Going further through the cash flow budget template, we have the Standard Expenses. But if you need to, you can easily add in something else which is more specific for your business. You might have a bookkeeping for instance, and you’re going to spend $200 a month on bookkeeping. So you can add extra items in there if you need to. So remember you have the direct costs which are the ones that don’t change, and you may also have some costs which might change a little bit, and so you can change those throughout the months.
As I said, we know that in January, New Year’s resolutions bring big uptake in Gym. So we’re going to run an extra advertising campaign around that time, and we’re going to put $1,000 into two months of advertising around January and February when we know that’s a time when people want to join the Gym. You may want to flex them a little bit, but generally speaking it doesn’t always lead back to the sales.
So you’ve got all your regular direct costs, then Motor Vehicle Costs which we tend to group together but we can break them out in fuel, oil, registration, insurance, repairs, and maintenance, and then the Employment Expenses. We always show employment expenses separate, and we like to actually show it against Wages for Associates — that’s yourself, and anybody associated with you, your partner, et cetera. Then there’s Wages for Other People. Now in this Gym example we’ve only got the wages for associates because it’s going to be a 24 hour Gym where there’s actually nobody on site, and it’s just us managing it. But if you do have someone onsite, you can put a wage in there for other people as well if need be.
We’ve actually formularized Superannuation as a calculation. At the moment in Australia, superannuation is 9.5% of the wages. So the formula can be simply put in as 9.5% of the combined wages of Associates and Other. Yes you should pay your own superannuation. That’s something we work through people with our clients, making sure that they are paying their superannuation. Likewise, Workcover is a portion of the wages. So we’ll formularize it and put in workcover as 3%, but it does change depending on your industry; some industries are higher, while some industries are lower.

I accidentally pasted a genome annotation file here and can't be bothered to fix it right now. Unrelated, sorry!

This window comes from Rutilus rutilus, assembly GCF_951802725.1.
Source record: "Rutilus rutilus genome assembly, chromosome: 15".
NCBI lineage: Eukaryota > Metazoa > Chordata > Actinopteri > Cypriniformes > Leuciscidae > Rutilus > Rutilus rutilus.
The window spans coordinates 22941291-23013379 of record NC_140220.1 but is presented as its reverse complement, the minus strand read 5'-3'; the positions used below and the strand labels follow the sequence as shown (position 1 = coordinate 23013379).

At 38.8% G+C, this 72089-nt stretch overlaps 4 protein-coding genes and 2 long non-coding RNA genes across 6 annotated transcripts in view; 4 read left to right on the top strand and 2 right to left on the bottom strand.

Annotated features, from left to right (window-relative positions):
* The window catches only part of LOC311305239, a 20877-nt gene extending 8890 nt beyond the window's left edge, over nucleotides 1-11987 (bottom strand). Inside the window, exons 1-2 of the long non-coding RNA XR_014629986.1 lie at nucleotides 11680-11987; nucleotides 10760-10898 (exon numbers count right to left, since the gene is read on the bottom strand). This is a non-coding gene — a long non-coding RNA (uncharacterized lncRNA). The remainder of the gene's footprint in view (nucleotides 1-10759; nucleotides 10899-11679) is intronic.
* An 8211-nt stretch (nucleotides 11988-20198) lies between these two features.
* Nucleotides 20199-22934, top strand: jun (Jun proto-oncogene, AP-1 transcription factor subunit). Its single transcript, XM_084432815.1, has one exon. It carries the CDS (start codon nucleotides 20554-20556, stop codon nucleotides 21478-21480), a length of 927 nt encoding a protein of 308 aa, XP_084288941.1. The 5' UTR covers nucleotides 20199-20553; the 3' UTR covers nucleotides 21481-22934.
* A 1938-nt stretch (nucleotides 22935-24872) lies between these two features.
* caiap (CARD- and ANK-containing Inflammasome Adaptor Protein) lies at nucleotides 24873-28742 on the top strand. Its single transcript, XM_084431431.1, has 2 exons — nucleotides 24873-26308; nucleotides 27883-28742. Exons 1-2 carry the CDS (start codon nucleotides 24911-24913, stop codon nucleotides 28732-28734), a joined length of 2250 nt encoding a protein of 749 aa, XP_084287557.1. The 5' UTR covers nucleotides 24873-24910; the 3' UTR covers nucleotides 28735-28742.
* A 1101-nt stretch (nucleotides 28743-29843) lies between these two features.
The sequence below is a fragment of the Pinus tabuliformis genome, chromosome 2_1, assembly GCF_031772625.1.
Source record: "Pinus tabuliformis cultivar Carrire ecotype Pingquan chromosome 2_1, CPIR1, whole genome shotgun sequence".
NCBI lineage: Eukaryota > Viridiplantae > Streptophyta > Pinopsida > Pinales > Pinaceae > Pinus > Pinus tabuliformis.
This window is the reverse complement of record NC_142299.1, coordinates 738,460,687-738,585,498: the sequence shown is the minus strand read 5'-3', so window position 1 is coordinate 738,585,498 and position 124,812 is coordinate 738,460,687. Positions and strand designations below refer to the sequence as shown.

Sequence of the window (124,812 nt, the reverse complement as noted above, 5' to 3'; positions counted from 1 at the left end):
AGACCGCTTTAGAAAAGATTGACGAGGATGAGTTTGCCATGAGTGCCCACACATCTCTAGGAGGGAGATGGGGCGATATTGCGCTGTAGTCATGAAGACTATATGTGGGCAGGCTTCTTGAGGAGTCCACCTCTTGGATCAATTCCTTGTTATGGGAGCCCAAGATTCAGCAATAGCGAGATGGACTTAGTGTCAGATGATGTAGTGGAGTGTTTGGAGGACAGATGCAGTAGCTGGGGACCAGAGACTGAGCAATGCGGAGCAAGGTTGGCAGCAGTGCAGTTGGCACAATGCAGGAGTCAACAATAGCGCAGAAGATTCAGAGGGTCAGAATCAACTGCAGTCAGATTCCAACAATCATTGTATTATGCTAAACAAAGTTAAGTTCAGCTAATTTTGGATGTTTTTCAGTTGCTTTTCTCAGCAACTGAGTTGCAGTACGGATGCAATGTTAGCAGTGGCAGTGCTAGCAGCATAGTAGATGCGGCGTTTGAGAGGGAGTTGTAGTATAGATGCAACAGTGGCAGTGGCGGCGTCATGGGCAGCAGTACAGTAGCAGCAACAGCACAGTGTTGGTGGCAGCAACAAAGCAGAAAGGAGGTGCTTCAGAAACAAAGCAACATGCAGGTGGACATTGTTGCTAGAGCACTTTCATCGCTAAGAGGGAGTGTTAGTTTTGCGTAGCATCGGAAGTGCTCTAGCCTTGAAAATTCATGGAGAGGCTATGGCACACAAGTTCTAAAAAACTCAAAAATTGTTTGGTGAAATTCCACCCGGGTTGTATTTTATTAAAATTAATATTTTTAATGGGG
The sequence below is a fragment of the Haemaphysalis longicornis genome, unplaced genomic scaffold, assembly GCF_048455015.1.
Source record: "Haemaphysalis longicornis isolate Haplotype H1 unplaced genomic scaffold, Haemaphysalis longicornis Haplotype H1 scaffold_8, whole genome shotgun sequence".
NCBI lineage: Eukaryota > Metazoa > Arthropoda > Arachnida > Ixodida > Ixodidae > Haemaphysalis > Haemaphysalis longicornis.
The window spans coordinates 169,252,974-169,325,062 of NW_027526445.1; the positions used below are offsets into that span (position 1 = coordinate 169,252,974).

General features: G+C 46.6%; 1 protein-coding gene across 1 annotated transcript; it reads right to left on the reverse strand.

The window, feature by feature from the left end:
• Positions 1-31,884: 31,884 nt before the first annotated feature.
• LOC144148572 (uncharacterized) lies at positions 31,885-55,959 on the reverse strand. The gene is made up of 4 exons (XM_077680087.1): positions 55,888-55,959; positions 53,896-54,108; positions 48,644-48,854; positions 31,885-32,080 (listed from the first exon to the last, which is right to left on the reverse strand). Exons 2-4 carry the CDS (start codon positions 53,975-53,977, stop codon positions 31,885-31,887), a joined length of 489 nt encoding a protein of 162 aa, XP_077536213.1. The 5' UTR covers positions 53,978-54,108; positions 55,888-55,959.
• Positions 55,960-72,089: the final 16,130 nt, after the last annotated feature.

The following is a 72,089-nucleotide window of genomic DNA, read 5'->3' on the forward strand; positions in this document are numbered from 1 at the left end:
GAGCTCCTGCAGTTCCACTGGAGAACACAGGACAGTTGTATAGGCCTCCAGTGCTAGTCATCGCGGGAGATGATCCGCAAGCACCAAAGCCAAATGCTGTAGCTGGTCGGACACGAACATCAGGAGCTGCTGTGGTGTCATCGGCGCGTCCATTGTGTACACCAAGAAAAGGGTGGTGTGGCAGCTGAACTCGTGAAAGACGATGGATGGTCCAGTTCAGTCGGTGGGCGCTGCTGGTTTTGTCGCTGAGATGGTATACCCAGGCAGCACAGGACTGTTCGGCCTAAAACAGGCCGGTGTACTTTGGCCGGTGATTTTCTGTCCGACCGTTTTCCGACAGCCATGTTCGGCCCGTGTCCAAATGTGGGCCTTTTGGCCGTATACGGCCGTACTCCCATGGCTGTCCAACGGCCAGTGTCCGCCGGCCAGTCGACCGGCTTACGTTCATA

So now we have the total operating expenses, and that includes all of the expenses. Fixed items don’t change from month to month. That will give us your net profit, which is the gross profit less the operating expenses. And this is effectively the Operating Profit if you will.
What we haven’t put in our cash flow budget template, but which you would once you get your P&L, is your depreciation and any interest. That’s deliberate because those aren’t cash flow items themselves, and since we’re looking at a cash flow budget rather than a profit budget, those items aren’t included.
What we do need to add in here, though, are other cash flow items which wouldn’t normally be in the profit and loss, namely, Loan Repayments. So, we’ll just put in a car loan, and a business loan, and we’ll add them against the Extra Finance and Costs. They are absolutely critical and easily overlooked if you’re not using a good template. People do think about the cash flow of the profit and loss of the business, that is, the regular incoming expenses, but they forget that they’ve actually had to take out a loan to buy equipment, buy vehicles or other business loans. So we need to factor in the repayments of those as part of the expenses. We haven’t also included Interest in the operating expenses because the interest is a subset of these loans.